Beyond pure entertainment value, an election year is a fascinating time because it heightens and exposes the vagaries of public opinion, and how it is shaped and responds to messaging.
From a somewhat longer perspective, health-care reform, one of the most divisive political issues of recent years, has now been around long enough to permit formal research into how public opinion of the legislation is formed and reformed.
One recent publication, well worth tracking down, does an admirable job breaking down the bewildering shifts and apparent inconsistencies in public opinion regarding 2010’s Affordable Care Act.1 It offers valuable insights that may interest not just patients but all participants in health-care reform.
Why would legislation, most of whose core components have been supported by majority public opinion back to the days of Richard Nixon, be subject to such wild swings of approval and rejection? Authors Lawrence Jacobs and Suzanne Mettler distinguish between the short-term messages apparently responsible for sudden shifts (such as the steep drop in support following widespread media coverage of Tea Party protests of the ACA), and the longer-term changes that are based how people perceive enacted policy, such as Social Security, affecting them personally.
There is good news and bad for physicians. The authors point out that those “who have experience or training related to the area of debate or are strongly motivated by its subject are less susceptible” to the short-term messaging, or what they refer to as “framing.” The downside: “Those who are particularly reliant on a given policy may be more susceptible than others to frames that tap their sense of vulnerability.” The recent flirtation with a 27-percent cut in Medicare reimbursement ought to tap into that vulnerability pretty nicely for you.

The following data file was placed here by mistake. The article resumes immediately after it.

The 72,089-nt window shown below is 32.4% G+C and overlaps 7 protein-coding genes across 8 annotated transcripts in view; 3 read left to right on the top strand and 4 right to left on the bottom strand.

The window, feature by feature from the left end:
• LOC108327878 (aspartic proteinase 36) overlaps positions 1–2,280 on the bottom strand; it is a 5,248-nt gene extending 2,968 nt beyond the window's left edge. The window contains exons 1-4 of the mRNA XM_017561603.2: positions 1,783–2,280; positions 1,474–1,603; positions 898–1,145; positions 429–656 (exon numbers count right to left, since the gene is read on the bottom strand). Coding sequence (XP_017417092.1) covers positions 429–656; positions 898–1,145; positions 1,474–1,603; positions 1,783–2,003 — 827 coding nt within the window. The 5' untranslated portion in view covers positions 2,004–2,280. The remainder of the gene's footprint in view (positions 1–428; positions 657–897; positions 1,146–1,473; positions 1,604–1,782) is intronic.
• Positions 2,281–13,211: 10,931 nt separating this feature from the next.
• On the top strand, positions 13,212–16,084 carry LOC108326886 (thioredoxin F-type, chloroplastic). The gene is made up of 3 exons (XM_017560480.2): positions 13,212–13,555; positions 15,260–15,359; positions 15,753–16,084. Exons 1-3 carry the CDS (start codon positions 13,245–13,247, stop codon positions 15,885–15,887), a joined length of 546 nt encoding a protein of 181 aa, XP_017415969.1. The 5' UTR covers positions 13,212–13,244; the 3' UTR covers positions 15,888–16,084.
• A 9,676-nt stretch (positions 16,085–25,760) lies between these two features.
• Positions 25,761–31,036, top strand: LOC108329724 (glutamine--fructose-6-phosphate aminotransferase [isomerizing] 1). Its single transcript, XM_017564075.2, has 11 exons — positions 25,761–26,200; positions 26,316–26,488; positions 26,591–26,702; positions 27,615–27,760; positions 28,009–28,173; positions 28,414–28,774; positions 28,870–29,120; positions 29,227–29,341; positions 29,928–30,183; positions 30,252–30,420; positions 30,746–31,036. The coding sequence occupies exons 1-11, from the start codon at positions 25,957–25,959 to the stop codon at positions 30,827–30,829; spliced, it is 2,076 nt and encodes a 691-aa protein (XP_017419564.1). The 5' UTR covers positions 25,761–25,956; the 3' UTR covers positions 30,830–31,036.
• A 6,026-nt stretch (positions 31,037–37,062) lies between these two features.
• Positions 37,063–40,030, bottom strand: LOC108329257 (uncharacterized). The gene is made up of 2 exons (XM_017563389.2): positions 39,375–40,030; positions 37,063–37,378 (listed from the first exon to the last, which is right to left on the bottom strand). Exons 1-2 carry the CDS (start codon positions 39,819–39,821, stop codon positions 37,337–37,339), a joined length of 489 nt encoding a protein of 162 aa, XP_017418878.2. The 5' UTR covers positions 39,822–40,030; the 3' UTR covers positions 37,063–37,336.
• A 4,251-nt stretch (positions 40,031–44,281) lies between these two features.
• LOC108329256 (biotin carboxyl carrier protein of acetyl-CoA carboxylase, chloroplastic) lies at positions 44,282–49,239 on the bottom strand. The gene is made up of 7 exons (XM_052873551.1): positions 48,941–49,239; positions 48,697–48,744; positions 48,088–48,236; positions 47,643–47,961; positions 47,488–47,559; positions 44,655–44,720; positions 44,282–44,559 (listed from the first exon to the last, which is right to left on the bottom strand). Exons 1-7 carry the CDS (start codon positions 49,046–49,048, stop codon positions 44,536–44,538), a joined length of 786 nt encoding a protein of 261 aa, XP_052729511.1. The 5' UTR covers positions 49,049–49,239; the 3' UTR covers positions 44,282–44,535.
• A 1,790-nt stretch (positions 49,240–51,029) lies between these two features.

In a more disturbing segment, the authors explain how sophisticated analysis of opinion change in the past decade has “rigorously demonstrated that government policy does not, as a general rule, respond to [the opinion of the general public]; instead, the affluent and organized often exert the greatest impact if not exclusive influence on policy, while general opinion or the views of the less affluent or unorganized have little if any impact.” They cite earlier work that found that “the votes of U.S. senators are highly correlated with the preferences of higher-income individuals but exhibit virtually no responsiveness to the preferences of the majority of Americans.”
The fate of the health-care reform is far from settled, and the insights of this study are too numerous to detail here. Whether you support or oppose current health-care reform, it’s worth understanding the increasingly effective methods that all parties in this debate bring to bear to shape all of our opinions.
1. Jacobs L, Mettler S. Why Public Opinion Changes: The Implications for Health and Health Policy. J Health Polit Policy Law 2011;36(6):917-33.